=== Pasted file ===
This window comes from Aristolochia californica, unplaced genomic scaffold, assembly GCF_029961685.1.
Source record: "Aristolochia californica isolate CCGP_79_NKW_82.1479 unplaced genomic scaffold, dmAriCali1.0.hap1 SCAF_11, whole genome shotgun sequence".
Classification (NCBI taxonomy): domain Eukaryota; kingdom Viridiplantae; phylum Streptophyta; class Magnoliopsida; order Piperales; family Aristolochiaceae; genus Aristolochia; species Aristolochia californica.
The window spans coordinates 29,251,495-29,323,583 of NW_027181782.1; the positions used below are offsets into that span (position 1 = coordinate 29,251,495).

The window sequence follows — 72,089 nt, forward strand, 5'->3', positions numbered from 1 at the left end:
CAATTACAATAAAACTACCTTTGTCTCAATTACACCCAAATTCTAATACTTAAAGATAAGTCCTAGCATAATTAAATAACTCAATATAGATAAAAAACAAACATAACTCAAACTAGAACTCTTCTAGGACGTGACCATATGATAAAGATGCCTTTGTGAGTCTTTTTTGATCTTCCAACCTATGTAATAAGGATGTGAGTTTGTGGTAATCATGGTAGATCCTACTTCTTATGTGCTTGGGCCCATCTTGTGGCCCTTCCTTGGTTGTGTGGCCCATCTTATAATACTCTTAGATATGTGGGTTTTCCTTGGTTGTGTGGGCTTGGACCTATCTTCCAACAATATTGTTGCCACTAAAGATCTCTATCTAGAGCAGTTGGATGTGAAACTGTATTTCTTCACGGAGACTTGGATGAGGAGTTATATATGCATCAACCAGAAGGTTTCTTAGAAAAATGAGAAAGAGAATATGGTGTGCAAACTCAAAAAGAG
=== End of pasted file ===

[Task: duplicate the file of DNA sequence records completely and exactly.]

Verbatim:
This window comes from Aristolochia californica, unplaced genomic scaffold, assembly GCF_029961685.1.
Source record: "Aristolochia californica isolate CCGP_79_NKW_82.1479 unplaced genomic scaffold, dmAriCali1.0.hap1 SCAF_11, whole genome shotgun sequence".
Classification (NCBI taxonomy): domain Eukaryota; kingdom Viridiplantae; phylum Streptophyta; class Magnoliopsida; order Piperales; family Aristolochiaceae; genus Aristolochia; species Aristolochia californica.
The window spans coordinates 29,251,495-29,323,583 of NW_027181782.1; the positions used below are offsets into that span (position 1 = coordinate 29,251,495).

The window sequence follows — 72,089 nt, forward strand, 5'->3', positions numbered from 1 at the left end:
CAATTACAATAAAACTACCTTTGTCTCAATTACACCCAAATTCTAATACTTAAAGATAAGTCCTAGCATAATTAAATAACTCAATATAGATAAAAAACAAACATAACTCAAACTAGAACTCTTCTAGGACGTGACCATATGATAAAGATGCCTTTGTGAGTCTTTTTTGATCTTCCAACCTATGTAATAAGGATGTGAGTTTGTGGTAATCATGGTAGATCCTACTTCTTATGTGCTTGGGCCCATCTTGTGGCCCTTCCTTGGTTGTGTGGCCCATCTTATAATACTCTTAGATATGTGGGTTTTCCTTGGTTGTGTGGGCTTGGACCTATCTTCCAACAATATTGTTGCCACTAAAGATCTCTATCTAGAGCAGTTGGATGTGAAACTGTATTTCTTCACGGAGACTTGGATGAGGAGTTATATATGCATCAACCAGAAGGTTTCTTAGAAAAATGAGAAAGAGAATATGGTGTGCAAACTCAAAAAGAG